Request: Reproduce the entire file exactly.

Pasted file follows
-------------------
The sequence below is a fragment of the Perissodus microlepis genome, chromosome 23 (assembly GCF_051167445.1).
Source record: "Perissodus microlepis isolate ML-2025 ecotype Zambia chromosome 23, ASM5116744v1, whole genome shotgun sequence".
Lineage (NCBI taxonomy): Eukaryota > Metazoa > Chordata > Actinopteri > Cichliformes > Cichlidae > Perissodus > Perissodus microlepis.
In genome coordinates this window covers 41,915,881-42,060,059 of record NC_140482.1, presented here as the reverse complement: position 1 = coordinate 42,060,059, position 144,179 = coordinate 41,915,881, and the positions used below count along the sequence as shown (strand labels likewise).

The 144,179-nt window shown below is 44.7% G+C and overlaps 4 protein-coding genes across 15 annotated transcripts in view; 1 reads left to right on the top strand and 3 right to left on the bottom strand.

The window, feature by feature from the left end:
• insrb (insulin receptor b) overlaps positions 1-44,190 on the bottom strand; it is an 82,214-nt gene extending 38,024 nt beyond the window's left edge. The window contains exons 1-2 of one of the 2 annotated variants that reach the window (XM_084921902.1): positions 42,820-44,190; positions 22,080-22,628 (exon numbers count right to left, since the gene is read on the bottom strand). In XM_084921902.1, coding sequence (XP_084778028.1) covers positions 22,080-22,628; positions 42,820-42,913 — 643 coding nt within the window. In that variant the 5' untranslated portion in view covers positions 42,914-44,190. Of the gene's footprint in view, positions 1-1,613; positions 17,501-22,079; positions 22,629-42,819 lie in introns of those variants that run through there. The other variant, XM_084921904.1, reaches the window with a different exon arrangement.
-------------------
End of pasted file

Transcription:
The sequence below is a fragment of the Perissodus microlepis genome, chromosome 23 (assembly GCF_051167445.1).
Source record: "Perissodus microlepis isolate ML-2025 ecotype Zambia chromosome 23, ASM5116744v1, whole genome shotgun sequence".
Lineage (NCBI taxonomy): Eukaryota > Metazoa > Chordata > Actinopteri > Cichliformes > Cichlidae > Perissodus > Perissodus microlepis.
In genome coordinates this window covers 41,915,881-42,060,059 of record NC_140482.1, presented here as the reverse complement: position 1 = coordinate 42,060,059, position 144,179 = coordinate 41,915,881, and the positions used below count along the sequence as shown (strand labels likewise).

The 144,179-nt window shown below is 44.7% G+C and overlaps 4 protein-coding genes across 15 annotated transcripts in view; 1 reads left to right on the top strand and 3 right to left on the bottom strand.

The window, feature by feature from the left end:
• insrb (insulin receptor b) overlaps positions 1-44,190 on the bottom strand; it is an 82,214-nt gene extending 38,024 nt beyond the window's left edge. The window contains exons 1-2 of one of the 2 annotated variants that reach the window (XM_084921902.1): positions 42,820-44,190; positions 22,080-22,628 (exon numbers count right to left, since the gene is read on the bottom strand). In XM_084921902.1, coding sequence (XP_084778028.1) covers positions 22,080-22,628; positions 42,820-42,913 — 643 coding nt within the window. In that variant the 5' untranslated portion in view covers positions 42,914-44,190. Of the gene's footprint in view, positions 1-1,613; positions 17,501-22,079; positions 22,629-42,819 lie in introns of those variants that run through there. The other variant, XM_084921904.1, reaches the window with a different exon arrangement.